Can You TIG Weld Over a MIG Wield?

Share

Can You TIG Weld Over a MIG Wield

In this article, we will explore the question of whether you can tig weld over a MIG weld. If you are wondering what that means, it is when someone tries to fill in a spot where they have previously welded something with a new piece of metal.

This is typically done by using one type of welding process and then going back with another to cover up the flaws from the first.

Can You TIG Weld Over a MIG Wield?

Yes, you can tig weld over a MIG weld. If the MIG welder has left some spatter on top of your tig welding work it is ok to go ahead and continue working over this surface with more arc strikes.

There should be no problems with contamination between these two processes during layering operations (when building up thickness) with proper technique. Here are the techniques we recommend:

Technique #1

If you are welding with the tungsten electrode pointing up (the standard technique), it is okay to continue after a MIG welder has finished.

Technique #2

If your tig torch and workpiece are configured so that the tungsten is pointed down, all you need to do when the MIG welder finishes their weld pass or bead line is wait for them to break contact with the surface of your material before continuing.

Just as if they were another member of your crew waiting patiently in line! This will ensure no contamination between these two processes during layering operations (when building up thickness). Be mindful not to be too aggressive striking an arc while they are still connected, as spatter may be kicked onto their work.

Technique #3

If you are doing a root pass (i.e., welding on the underside of your material) and you have just completed this weld, then it is ok to continue working as long as they wait for you to break contact with the surface before continuing.

If there was any spatter deposited from their MIG welder during that weld pass/bead line, these should be inspected very carefully since they will serve as an ignition source inside your tig torch if struck by your tungsten electrode.

Technique #4

Another technique is to wait for them to break contact with the surface of your material before continuing.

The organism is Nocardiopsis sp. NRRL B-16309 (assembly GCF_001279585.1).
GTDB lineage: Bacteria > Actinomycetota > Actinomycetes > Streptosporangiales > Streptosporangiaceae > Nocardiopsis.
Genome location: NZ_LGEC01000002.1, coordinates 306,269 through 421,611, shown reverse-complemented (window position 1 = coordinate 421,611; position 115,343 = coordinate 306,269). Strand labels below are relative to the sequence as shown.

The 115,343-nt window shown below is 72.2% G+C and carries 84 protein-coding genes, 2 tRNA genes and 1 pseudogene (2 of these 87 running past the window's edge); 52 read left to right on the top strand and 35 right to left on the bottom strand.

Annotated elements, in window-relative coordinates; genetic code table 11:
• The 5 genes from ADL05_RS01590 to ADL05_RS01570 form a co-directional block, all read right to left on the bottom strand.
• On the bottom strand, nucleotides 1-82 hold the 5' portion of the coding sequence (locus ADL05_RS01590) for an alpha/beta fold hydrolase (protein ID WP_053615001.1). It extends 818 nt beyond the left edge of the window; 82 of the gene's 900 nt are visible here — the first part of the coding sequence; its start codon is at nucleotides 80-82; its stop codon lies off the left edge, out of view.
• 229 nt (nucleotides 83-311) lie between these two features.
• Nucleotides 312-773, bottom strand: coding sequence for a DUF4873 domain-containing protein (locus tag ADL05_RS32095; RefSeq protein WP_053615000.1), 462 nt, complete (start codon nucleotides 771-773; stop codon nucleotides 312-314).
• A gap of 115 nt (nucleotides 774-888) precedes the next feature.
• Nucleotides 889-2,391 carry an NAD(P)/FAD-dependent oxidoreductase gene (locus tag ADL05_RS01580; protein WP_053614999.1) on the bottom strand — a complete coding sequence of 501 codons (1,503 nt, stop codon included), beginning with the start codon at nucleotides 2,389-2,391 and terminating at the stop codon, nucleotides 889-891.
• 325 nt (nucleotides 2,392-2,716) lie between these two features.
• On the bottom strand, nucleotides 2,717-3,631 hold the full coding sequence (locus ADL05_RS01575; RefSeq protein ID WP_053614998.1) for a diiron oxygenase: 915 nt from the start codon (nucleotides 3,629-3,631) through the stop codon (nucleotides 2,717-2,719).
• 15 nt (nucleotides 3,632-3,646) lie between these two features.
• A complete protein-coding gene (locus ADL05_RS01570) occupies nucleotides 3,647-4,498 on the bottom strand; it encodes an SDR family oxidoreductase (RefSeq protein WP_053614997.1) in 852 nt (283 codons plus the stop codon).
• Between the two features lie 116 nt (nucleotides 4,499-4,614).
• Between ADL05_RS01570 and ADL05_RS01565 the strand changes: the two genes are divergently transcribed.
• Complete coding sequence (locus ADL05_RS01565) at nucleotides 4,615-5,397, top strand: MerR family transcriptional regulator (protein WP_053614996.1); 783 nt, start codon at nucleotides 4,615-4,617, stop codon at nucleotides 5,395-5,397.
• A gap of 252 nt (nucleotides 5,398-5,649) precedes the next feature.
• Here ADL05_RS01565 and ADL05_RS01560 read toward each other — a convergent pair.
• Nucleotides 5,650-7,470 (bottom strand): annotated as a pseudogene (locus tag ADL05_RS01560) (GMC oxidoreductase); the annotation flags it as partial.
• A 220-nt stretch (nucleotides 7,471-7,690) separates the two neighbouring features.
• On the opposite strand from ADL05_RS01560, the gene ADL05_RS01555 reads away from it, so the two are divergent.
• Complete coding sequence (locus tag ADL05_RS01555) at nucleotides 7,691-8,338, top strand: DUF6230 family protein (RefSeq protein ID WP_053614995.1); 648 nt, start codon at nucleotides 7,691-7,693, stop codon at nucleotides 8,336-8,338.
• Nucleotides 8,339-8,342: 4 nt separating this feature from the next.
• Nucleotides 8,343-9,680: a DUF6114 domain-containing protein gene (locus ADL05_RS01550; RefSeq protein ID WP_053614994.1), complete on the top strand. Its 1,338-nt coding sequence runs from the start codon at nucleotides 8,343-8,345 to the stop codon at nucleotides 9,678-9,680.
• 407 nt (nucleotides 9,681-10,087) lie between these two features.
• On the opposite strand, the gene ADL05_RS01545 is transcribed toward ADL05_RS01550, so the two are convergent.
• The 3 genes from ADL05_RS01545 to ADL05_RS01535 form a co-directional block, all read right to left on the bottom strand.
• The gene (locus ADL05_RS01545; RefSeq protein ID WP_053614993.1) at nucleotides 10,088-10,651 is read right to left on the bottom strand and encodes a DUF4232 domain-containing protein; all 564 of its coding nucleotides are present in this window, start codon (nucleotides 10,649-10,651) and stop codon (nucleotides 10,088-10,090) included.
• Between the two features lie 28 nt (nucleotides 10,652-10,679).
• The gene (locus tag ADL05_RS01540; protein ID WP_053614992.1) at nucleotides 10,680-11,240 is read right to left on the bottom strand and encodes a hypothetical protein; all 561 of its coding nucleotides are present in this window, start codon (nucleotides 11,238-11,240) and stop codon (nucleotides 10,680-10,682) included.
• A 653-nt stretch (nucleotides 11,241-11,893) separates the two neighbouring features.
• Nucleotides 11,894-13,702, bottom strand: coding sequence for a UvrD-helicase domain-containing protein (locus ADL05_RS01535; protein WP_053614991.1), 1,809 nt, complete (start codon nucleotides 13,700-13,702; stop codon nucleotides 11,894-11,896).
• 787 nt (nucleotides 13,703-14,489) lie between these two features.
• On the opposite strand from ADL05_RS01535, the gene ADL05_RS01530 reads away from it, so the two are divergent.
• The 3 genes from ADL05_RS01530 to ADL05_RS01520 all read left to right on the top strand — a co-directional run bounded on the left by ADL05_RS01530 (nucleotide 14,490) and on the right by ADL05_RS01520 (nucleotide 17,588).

If there was any spatter deposited from their MIG welder during that weld pass/bead line, these should be inspected very carefully since they will serve as an ignition source inside your tig torch if struck by your tungsten electrode.

Technique #5

If you’re in a hurry and don’t want to wait for the other worker, just start striking arcs after breaking contact with the top surface (as described above).

You may get some spatter on top of your TIG welding work but this is not necessarily bad, and all you need to do is inspect it carefully and clean off any contamination.

Technique #6

If the MIG welder has left some spatter on top of your tig welding work, can simply wipe this away with a damp cloth or sponge before continuing. Since Tungsten Inert Gas (TIG) welds are normally done at lower amperage than MIG welds, this should not cause problems during layering operations (when building up thickness).

However, if there was too much contamination from their process onto yours, then you may want to consider cleaning the material first before moving forward. The heat created by striking an arc will help burn/melt away most residue that could obstruct your view and any impurities.

With these simple techniques, you can rest assured that your work will be free of contamination when completed. You can also check our post welding ar500 steel and removing welding spots from glass.

Share

0 Comments

Submit a Comment

Your email address will not be published.